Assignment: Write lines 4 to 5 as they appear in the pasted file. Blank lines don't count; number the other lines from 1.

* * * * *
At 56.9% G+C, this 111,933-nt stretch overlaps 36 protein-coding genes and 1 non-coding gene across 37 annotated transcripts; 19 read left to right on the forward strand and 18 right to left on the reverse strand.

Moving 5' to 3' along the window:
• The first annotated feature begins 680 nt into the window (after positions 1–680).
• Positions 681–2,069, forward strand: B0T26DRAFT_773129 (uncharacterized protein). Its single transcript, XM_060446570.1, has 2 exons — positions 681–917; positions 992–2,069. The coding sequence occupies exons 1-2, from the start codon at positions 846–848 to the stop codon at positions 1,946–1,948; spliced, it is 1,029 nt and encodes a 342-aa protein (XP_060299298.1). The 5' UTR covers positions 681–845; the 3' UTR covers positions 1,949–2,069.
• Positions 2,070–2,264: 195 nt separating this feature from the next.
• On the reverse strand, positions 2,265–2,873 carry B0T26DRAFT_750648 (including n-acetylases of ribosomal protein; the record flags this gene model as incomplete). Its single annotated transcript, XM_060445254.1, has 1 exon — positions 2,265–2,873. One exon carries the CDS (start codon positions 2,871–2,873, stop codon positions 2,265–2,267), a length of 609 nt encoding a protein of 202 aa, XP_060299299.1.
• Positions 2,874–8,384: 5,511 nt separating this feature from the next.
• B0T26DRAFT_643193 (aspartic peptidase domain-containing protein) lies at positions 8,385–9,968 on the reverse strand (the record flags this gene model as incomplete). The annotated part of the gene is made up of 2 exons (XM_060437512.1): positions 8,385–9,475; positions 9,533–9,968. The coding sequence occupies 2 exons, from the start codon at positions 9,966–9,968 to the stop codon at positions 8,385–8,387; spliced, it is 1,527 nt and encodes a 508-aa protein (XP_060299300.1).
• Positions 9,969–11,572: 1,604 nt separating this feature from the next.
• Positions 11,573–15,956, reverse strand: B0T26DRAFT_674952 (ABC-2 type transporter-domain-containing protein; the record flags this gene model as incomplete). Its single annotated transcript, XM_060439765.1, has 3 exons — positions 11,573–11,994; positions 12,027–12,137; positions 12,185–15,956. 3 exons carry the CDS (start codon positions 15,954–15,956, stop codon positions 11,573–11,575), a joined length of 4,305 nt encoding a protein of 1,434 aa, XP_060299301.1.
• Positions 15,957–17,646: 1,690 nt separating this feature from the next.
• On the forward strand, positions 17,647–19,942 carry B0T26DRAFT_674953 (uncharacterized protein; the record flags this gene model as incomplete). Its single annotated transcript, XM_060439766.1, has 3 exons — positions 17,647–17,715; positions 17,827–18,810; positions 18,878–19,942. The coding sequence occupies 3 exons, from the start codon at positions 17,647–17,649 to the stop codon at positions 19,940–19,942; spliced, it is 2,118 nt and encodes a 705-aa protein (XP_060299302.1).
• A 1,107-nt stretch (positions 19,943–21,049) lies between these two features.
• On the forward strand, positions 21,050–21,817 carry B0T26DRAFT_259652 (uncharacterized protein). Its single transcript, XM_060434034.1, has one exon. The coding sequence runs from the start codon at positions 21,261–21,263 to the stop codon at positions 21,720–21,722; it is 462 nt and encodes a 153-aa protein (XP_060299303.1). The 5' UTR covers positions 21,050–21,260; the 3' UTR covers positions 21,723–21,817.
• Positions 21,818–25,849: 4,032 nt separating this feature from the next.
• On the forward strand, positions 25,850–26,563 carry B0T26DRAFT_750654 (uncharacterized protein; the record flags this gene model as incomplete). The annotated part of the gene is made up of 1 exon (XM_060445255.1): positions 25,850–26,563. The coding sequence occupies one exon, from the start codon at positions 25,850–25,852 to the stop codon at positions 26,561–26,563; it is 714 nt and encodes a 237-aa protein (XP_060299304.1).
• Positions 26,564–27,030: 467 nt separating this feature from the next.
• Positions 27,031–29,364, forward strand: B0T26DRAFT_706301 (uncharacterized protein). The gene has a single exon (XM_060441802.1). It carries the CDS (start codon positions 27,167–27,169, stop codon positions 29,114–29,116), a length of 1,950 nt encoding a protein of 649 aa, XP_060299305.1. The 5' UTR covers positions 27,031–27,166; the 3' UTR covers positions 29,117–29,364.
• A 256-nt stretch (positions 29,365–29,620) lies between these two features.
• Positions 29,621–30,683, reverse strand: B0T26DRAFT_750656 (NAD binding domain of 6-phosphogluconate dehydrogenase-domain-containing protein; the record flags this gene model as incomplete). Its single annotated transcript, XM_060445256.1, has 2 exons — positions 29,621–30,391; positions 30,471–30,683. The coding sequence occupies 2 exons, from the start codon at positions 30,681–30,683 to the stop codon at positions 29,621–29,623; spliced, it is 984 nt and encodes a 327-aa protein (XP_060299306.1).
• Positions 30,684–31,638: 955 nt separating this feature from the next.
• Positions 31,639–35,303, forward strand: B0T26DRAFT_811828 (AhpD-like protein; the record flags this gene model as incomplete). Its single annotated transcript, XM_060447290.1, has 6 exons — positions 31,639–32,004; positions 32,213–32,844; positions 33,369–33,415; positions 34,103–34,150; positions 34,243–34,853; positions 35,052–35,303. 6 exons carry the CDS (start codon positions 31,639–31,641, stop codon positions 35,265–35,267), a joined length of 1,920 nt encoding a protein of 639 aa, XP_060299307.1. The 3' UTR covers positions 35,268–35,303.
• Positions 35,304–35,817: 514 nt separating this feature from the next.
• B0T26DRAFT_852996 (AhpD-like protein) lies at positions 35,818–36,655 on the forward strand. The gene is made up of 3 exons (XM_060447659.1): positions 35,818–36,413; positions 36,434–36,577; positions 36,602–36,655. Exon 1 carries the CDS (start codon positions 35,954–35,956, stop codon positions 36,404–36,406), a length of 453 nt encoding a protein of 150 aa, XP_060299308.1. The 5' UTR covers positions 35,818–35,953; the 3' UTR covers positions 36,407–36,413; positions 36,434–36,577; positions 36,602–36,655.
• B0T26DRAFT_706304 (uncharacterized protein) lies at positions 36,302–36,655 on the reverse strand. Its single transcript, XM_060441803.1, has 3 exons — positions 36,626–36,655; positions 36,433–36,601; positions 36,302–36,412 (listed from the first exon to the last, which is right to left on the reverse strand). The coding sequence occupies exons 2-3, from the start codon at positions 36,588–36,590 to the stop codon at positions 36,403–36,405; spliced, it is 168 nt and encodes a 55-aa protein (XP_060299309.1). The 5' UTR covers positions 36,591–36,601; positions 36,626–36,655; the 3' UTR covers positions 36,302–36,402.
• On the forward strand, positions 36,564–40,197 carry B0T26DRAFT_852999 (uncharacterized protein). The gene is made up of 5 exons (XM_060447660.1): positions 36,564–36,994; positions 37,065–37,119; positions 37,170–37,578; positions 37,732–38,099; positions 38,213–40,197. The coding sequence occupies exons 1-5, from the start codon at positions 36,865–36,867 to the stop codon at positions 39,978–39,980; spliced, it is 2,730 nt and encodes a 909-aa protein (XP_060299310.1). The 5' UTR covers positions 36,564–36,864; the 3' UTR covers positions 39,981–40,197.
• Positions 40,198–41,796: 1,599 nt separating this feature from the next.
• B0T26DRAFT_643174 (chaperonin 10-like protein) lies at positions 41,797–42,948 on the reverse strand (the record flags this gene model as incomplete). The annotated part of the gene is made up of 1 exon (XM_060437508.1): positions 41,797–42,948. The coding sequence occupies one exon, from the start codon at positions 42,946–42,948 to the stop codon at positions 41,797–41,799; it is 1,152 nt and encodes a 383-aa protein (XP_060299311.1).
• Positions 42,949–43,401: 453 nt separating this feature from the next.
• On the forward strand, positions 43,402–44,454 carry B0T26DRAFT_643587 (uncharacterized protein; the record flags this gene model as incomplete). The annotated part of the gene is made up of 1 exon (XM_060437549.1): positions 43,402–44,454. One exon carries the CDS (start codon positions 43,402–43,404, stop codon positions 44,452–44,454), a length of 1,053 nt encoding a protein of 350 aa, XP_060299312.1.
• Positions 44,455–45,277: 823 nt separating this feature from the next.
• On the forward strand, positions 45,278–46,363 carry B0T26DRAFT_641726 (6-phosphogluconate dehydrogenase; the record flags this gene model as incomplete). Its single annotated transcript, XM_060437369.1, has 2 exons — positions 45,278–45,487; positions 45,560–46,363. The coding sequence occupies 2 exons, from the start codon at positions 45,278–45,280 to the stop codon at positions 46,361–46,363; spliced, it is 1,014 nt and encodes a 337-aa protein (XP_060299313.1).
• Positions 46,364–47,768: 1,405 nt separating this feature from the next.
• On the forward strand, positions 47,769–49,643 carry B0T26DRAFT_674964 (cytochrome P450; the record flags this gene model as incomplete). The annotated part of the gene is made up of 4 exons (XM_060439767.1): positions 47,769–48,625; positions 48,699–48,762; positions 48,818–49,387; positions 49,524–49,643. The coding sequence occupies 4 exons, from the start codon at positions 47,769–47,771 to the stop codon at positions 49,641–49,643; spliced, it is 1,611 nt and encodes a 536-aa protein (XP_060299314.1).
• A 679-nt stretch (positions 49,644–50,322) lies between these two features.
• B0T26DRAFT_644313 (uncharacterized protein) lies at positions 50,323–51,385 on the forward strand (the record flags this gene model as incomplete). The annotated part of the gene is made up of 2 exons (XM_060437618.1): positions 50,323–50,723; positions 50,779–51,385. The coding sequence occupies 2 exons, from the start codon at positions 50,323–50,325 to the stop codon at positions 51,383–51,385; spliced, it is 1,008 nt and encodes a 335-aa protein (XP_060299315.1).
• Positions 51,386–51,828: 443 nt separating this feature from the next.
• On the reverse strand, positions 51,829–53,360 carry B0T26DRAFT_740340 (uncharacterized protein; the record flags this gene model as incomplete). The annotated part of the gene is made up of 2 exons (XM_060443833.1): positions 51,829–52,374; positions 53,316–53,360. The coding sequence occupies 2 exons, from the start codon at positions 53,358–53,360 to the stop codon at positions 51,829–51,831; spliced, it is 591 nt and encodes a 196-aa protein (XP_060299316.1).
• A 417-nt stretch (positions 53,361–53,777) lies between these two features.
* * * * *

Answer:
• Positions 681–2,069, forward strand: B0T26DRAFT_773129 (uncharacterized protein). Its single transcript, XM_060446570.1, has 2 exons — positions 681–917; positions 992–2,069. The coding sequence occupies exons 1-2, from the start codon at positions 846–848 to the stop codon at positions 1,946–1,948; spliced, it is 1,029 nt and encodes a 342-aa protein (XP_060299298.1). The 5' UTR covers positions 681–845; the 3' UTR covers positions 1,949–2,069.
• Positions 2,070–2,264: 195 nt separating this feature from the next.